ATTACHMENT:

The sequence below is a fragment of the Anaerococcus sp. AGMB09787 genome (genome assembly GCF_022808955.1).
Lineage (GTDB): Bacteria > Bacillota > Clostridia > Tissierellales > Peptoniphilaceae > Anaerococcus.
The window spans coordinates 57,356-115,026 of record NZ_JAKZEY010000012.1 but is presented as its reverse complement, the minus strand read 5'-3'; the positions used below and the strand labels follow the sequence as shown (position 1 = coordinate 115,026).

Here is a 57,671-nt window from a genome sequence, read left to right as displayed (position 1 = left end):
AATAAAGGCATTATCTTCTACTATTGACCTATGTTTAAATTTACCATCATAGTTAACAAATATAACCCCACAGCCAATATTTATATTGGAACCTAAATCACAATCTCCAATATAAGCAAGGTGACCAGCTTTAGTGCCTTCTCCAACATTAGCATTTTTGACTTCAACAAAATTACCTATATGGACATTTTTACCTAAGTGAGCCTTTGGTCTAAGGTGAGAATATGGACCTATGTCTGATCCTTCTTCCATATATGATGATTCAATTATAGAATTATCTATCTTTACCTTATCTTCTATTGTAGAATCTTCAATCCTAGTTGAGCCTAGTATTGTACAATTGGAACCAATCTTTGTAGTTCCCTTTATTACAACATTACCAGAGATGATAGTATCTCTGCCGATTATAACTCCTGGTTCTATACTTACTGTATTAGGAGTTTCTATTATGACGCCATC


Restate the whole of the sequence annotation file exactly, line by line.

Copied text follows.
The sequence below is a fragment of the Anaerococcus sp. AGMB09787 genome (genome assembly GCF_022808955.1).
Lineage (GTDB): Bacteria > Bacillota > Clostridia > Tissierellales > Peptoniphilaceae > Anaerococcus.
The window spans coordinates 57,356-115,026 of record NZ_JAKZEY010000012.1 but is presented as its reverse complement, the minus strand read 5'-3'; the positions used below and the strand labels follow the sequence as shown (position 1 = coordinate 115,026).

Here is a 57,671-nt window from a genome sequence, read left to right as displayed (position 1 = left end):
AATAAAGGCATTATCTTCTACTATTGACCTATGTTTAAATTTACCATCATAGTTAACAAATATAACCCCACAGCCAATATTTATATTGGAACCTAAATCACAATCTCCAATATAAGCAAGGTGACCAGCTTTAGTGCCTTCTCCAACATTAGCATTTTTGACTTCAACAAAATTACCTATATGGACATTTTTACCTAAGTGAGCCTTTGGTCTAAGGTGAGAATATGGACCTATGTCTGATCCTTCTTCCATATATGATGATTCAATTATAGAATTATCTATCTTTACCTTATCTTCTATTGTAGAATCTTCAATCCTAGTTGAGCCTAGTATTGTACAATTGGAACCAATCTTTGTAGTTCCCTTTATTACAACATTACCAGAGATGATAGTATCTCTGCCGATTATAACTCCTGGTTCTATACTTACTGTATTAGGAGTTTCTATTATGACGCCATC